Jorge Martin crowned 2018 Moto3 World Champion

2018 Moto3 World Champion

Jorge Martin (Del Conca Gresini Moto3) is the 2018 Moto3 World Champion, taking the title at Sepang after a stunning season. Seven wins, nine podiums and 11 poles saw Martin a frontrunner throughout the season, and the Spaniard weathered the ups and downs of a tense year of competition to come out on top against key rivals Marco Bezzecchi (Redox PruestelGP) and Fabio Di Giannantonio (Del Conca Gresini Moto3).

Moto Jorge Martin Champion
Jorge Martin

Jorge Martin – 2018 Moto3 World Champion

“My whole life passed through my very own eyes. I come from a humble family and it wasn’t easy to get here where we are now. I would like to thank everyone who supported me and helped me grow: from the “Cuna de Campeones” to the rookies cup to obviously Gresini Racing. I saw this title almost slipping off my hands in Thailand when I thought I wouldn’t have raced, but we did and I wanna thank everyone, including my rivals. To be winning the title and taking the race win at the same time is probably the best thing in the world, so thank you once again!”

Moto Jorge Martin Champion
Jorge Martin

Martin made his debut on the world stage in 2015 with Mapfre Mahindra, moving up after taking the Red Bull MotoGP Rookies Cup. He scored his first point in the season opener in Qatar and became a regular top 15 contender, ending his rookie year in 17th overall. The following season, the rider from Madrid took another step forward – including his first podium in the wet at Brno – but he also missed a couple of races through injury, therefore ending the season just one place further forward in 16th overall.

2017 saw Martin cement his place at the front as he moved to Del Conca Gresini Moto3, beginning the year on the podium in third at Qatar. He took nine pole positions and eight further podiums that season – but it was a long wait for one to be a maiden win. The Spaniard wrapped that up in the season finale at Valencia; his first trip to the top step setting him up perfectly for an assault on the crown the following year and seeing him take fourth overall in the standings.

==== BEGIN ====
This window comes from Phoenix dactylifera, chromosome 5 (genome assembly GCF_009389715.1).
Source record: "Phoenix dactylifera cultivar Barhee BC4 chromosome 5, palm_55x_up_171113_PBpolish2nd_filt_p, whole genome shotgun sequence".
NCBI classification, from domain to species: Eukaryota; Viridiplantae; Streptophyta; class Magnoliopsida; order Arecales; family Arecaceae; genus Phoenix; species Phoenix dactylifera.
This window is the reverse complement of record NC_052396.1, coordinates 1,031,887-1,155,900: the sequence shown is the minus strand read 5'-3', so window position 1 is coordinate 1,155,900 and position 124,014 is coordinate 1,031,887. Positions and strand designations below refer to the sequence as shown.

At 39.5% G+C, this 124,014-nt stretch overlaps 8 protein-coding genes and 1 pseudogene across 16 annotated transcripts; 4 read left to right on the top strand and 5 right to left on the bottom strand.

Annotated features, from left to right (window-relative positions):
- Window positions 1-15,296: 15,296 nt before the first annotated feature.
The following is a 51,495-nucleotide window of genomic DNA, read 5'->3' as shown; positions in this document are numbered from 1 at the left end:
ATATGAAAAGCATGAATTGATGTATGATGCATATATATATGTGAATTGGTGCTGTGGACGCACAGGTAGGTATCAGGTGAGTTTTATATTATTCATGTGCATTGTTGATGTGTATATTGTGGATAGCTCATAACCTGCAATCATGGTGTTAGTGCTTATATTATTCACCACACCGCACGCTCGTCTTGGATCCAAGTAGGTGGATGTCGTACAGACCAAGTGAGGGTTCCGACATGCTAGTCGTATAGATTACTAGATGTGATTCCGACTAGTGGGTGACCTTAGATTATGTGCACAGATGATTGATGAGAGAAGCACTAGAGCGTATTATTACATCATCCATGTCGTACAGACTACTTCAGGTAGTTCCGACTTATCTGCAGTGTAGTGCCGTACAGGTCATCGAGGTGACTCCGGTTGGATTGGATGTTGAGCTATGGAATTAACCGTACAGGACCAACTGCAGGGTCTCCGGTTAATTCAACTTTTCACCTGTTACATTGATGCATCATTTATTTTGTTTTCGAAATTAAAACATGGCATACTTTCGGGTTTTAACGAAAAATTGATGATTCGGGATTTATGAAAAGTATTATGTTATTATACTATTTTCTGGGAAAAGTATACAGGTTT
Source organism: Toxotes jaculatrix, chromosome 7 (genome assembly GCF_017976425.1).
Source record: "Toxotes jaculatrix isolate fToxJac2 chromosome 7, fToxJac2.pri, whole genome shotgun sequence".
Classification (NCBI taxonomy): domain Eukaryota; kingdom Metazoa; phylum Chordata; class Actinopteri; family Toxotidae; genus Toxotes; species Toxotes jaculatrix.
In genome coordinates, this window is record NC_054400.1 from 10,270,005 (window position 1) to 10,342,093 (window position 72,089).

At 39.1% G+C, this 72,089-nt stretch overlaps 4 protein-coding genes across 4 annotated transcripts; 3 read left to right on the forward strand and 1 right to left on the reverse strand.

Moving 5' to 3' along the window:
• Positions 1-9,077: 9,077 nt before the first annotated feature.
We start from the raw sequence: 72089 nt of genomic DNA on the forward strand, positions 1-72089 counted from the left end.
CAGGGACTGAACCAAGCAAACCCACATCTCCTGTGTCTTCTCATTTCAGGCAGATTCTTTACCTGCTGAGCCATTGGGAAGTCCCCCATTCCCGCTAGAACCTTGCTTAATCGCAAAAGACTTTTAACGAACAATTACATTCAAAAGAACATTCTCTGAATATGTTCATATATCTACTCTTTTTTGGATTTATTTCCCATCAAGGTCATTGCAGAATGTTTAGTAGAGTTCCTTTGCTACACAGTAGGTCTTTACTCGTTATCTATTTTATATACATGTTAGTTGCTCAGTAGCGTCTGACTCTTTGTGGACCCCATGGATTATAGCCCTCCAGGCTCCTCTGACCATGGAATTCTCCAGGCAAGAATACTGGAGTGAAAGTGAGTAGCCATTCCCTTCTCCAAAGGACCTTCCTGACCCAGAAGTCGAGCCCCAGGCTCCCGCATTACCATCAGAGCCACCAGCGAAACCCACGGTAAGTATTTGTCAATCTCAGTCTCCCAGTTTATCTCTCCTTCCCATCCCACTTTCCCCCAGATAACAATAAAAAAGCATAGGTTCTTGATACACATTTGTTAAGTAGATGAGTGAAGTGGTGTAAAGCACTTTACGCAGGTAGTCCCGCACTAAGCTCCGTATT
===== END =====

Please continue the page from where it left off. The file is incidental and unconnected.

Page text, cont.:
Moto Jorge Martin Champion
Jorge Martin

2018 began perfectly as Martin won in Qatar, but Argentina was a tougher race in tougher conditions and he could only manage P11. That was when the man who would push him the most this season – Marco Bezzechhi – took his first win, and a classic rivalry was born. Austin saw Martin back on the top step before two more difficult races and DNFs in Jerez and Le Mans, both seeing the Spaniard victim to serious bad luck at the hands of Aron Canet (Estrella Galicia 0,0) and Bezzecchi…

Mugello was a win before a zero in Catalunya, but Martin then took back-to-back wins in Assen and Germany to lead the standings once again. Then, however, disaster struck as the Spaniard broke his left wrist in FP1 at Brno. Operated on and forced to forfeit the round, it was an upset to the Spaniard’s charge.

Back on track in Austria, it was a weekend for Martin to clench his teeth and dig deep, which he did in stunning style to take an emotional podium. In Misano Bezzecchi then faltered and crashed, but Martin could only gain the 20 points for second. Aragon was Martin back on full power at the front for a home win, and the first of the flyaway races in Thailand gave him more of an advantage as Bezzecchi was crashed out and Martin took fourth despite some struggles with his recovery. Motegi then saw the pendulum swing again as Martin crashed in the leading group – and Bezzecchi closed back in with a win.

Moto Jorge Martin Champion
Jorge Martin

Phillip Island was yet more drama. This time Bezzecchi was back on the receiving end of the bad luck as he was hit by another rider, and Martin took some good points although he couldn’t take the win, coming home fourth. That was enough to give him his first match point next time out at Sepang, however, with Martin 12 points clear before the race in Malaysia – and 20 points clear of Di Giannantonio.

After another incredible race, Martin fought it out before pulling the pin to perfection and Bezzecchi was left to battle to try and keep his hopes alive. As Martin crossed the line first for another win, it all went down to the final corner but Bezzecchi couldn’t quite make it through into that crucial fourth place – making Martin the 2018 Moto3 World Champion.